Tamil-speaking refugees on a boat off the Indonesian coast have contacted Tamil Solidarity. Their continued suffering and the denial of their rights demands an urgent response.
Join the Tamil Solidarity protest
Monday 26 October
Australia House, Strand, London W2B 4LA
War and aftermath
Over the last year the brutal oppression of the Tamil-speaking people in Sri Lanka by the Sinhala nationalist government has reached new levels of horror. Under the Rajapakse regime these people have faced an unending nightmare. It is estimated that over 20,000 people were killed in the last week of the war alone.
Since the government declared the end of the war in May 2009 over 300,000 people have been forcefully detained in concentration-style camps and denied the right to return to their homes.
It is estimated that among those incarcerated, without proper access to shelter, food and medicine, are 31,000 children. While the government was prepared to pour an estimated $5 million per day into its vicious war effort, little is spent to protect those in the camp against the oncoming monsoon floods which threaten a humanitarian catastrophe.
While around the world the Tamil diaspora conducted a ferocious anti-war campaign, governments in the west and in Asia remained deaf to the suffering of the Tamil-speaking people in Sri Lanka, preferring to maintain trade links with and sell arms to the Sri Lankan government.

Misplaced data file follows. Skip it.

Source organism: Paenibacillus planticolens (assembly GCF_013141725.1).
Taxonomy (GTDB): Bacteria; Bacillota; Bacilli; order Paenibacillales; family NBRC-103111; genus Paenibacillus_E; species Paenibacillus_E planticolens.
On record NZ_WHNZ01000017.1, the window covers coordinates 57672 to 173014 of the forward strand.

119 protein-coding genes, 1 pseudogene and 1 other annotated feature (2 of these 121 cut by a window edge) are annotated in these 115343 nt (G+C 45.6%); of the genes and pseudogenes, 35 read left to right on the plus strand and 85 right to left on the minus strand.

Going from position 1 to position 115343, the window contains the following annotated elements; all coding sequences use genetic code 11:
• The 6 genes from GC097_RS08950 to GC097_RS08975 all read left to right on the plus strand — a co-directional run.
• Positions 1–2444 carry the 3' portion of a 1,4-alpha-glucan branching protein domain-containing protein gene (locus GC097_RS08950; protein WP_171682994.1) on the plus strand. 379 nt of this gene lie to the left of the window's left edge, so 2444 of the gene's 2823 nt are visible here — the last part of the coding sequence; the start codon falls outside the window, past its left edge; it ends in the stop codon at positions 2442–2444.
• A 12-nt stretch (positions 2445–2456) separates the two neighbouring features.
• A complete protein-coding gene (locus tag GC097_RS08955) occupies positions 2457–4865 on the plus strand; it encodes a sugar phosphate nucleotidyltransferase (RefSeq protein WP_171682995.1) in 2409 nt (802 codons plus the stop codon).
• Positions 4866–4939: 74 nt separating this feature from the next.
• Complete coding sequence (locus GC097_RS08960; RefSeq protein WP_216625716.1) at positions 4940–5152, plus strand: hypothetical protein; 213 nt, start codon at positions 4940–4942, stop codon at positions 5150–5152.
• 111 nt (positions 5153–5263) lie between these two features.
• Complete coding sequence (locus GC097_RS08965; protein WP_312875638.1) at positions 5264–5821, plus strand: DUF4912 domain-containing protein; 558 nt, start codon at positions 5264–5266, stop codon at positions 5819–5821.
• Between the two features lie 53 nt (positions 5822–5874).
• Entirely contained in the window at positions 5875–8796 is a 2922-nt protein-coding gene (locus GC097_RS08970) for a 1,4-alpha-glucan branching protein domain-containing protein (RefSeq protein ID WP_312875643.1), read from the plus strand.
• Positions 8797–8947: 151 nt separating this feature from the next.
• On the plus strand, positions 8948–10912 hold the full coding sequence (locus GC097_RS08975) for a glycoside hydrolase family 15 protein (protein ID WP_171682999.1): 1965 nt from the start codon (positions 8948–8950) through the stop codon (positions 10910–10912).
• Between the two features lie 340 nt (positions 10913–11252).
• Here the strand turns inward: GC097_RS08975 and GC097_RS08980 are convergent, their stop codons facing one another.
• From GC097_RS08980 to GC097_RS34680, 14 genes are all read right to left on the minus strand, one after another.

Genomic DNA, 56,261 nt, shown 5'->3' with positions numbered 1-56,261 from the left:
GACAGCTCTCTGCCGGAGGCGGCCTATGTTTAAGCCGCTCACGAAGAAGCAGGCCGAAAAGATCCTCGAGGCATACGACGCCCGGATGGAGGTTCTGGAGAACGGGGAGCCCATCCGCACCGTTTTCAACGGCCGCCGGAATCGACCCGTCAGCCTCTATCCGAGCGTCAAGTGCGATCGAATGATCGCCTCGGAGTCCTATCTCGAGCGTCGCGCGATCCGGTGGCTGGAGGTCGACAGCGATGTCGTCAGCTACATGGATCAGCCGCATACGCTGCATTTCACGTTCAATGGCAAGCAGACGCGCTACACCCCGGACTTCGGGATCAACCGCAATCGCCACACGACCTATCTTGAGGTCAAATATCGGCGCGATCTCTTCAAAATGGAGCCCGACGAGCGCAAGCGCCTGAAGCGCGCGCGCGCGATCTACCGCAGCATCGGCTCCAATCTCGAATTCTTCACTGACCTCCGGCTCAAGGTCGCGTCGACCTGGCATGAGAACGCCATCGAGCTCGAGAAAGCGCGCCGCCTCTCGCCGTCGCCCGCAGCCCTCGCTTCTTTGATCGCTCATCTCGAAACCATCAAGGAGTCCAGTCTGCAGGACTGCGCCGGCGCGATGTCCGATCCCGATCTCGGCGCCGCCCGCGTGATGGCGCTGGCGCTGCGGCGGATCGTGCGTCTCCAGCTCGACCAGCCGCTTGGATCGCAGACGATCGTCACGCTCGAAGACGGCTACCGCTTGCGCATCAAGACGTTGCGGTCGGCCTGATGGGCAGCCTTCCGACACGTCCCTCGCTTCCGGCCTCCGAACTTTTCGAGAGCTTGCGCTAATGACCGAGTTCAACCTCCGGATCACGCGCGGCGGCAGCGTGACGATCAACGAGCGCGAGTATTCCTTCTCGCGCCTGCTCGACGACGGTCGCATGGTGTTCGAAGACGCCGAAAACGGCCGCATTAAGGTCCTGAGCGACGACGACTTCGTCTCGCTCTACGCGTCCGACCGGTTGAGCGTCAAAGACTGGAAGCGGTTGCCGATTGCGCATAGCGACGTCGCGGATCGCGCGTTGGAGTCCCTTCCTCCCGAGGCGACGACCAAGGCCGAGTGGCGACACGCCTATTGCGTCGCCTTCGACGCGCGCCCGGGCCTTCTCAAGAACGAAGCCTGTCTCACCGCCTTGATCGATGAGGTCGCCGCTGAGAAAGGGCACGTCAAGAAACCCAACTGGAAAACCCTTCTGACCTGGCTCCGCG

Now, forced by these horrendous conditions, a small number of Tamil-speaking people have managed to escape. Around the world there will be shock and anger to hear that these people, who have seen their families massacred, have so far been denied the refuge they seek.
Over 250 Tamil-speaking people remain on a boat in Merak harbour, Indonesia. 207 Sri Lankan asylum-seekers are held at the Immigration Detention Centre at Kuala Lumpar International Airport, and there are 108 Sri Lankan refugees detained at Pekan Nanas Immigration Detention Centre in Malaysia. After Canadian authorities intercepted a ship the 76 men on board were taken to jail for questioning.
Not only have these governments not acted decisively to assist the traumatised Tamil-speaking people, but they have extended their detention. That it has been suggested they be returned to Sri Lanka, to the situation they have fled, is a further indictment of the international ruling elite who has no interest in acting in the interests of ordinary people.
Tamil Solidarity has been in contact with the people on the boat in Merak harbour and calls for immediate solidarity action to assist their appeal for refuge. We call for a protest outside the Australian embassy in London and other countries to expose the rotten role of this government. It is clear that it is actions like this, of ordinary people in the Tamil diaspora and all communities in the trade unions, universities, schools and colleges, that are required to build a movement against the camps, against the racist discrimination against refugees and against governments who stand in the interests of big business and the rich no matter the consequences for ordinary people.
For the rights of all workers and oppressed people in Sri Lanka.
Contact Senan on 07908050217 or on firstname.lastname@example.org